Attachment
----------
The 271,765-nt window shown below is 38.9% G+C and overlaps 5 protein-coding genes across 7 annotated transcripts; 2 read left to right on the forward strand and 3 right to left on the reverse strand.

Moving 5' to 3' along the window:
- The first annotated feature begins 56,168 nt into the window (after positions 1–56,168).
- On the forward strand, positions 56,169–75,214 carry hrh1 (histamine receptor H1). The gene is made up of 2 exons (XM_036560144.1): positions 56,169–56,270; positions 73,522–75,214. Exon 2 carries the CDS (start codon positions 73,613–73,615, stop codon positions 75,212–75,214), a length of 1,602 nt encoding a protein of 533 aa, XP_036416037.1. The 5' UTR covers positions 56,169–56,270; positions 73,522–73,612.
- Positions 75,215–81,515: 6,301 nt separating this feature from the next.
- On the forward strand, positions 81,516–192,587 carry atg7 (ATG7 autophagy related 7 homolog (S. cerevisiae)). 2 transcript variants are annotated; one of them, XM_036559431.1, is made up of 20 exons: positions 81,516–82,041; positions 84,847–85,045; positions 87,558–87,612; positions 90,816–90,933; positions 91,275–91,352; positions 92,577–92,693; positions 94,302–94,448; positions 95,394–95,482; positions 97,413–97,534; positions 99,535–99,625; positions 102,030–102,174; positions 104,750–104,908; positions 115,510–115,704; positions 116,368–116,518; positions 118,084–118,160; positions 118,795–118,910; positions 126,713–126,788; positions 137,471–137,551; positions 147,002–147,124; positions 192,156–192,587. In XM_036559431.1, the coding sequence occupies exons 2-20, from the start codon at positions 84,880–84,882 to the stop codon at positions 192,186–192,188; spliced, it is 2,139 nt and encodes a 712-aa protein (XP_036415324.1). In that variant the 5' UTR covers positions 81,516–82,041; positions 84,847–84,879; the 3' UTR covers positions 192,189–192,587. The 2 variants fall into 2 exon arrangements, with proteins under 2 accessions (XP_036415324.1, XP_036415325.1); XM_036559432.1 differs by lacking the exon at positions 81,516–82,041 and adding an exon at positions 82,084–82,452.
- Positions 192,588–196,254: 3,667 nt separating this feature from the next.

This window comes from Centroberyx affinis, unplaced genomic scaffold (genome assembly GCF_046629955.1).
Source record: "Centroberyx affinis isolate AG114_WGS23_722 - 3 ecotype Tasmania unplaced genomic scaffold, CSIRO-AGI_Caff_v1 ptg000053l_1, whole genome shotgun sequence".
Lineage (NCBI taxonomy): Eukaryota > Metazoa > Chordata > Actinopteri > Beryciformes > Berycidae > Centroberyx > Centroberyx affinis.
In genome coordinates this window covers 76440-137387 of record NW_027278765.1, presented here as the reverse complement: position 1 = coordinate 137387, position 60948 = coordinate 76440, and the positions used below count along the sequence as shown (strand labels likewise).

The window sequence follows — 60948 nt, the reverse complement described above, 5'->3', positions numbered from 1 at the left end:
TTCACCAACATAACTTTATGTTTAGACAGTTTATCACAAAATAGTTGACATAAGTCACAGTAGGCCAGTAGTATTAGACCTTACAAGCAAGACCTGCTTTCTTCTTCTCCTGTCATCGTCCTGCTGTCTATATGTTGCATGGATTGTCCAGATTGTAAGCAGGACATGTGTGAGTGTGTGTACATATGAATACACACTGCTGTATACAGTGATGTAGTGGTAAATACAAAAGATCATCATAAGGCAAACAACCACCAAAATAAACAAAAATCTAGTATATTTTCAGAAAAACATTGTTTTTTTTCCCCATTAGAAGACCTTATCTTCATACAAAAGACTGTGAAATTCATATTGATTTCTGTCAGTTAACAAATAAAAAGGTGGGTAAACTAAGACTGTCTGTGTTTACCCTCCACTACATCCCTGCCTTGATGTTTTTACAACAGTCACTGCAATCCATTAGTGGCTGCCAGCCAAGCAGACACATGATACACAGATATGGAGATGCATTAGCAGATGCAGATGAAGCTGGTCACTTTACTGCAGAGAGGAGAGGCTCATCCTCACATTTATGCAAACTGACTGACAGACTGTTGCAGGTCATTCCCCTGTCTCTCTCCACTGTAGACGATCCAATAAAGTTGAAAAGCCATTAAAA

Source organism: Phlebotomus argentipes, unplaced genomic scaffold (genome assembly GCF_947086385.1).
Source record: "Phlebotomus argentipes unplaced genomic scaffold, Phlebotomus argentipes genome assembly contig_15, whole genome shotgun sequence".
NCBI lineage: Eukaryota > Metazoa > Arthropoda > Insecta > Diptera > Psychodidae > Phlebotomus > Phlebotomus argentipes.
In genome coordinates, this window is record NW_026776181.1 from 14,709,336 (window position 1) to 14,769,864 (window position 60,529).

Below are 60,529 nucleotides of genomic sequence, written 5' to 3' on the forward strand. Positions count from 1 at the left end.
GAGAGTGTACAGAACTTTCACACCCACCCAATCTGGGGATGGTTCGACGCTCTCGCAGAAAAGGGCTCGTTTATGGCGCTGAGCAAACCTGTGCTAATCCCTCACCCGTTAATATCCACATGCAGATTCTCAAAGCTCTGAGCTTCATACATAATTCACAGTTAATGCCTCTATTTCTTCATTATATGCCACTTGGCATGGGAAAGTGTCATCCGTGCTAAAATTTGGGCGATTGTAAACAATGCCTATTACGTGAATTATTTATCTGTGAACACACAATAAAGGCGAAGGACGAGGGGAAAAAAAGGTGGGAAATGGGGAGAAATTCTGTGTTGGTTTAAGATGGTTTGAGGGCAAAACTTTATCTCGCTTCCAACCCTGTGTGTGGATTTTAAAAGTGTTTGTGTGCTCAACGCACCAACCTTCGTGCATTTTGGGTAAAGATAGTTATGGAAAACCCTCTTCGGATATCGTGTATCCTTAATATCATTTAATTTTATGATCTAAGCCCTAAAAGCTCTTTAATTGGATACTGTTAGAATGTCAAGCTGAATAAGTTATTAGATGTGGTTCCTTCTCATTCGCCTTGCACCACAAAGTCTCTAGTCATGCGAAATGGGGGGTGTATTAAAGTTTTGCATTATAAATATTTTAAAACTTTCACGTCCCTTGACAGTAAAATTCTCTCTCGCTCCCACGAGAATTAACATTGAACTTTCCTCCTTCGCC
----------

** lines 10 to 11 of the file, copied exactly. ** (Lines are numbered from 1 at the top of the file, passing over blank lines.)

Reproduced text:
Lineage (NCBI taxonomy): Eukaryota > Metazoa > Chordata > Actinopteri > Beryciformes > Berycidae > Centroberyx > Centroberyx affinis.
In genome coordinates this window covers 76440-137387 of record NW_027278765.1, presented here as the reverse complement: position 1 = coordinate 137387, position 60948 = coordinate 76440, and the positions used below count along the sequence as shown (strand labels likewise).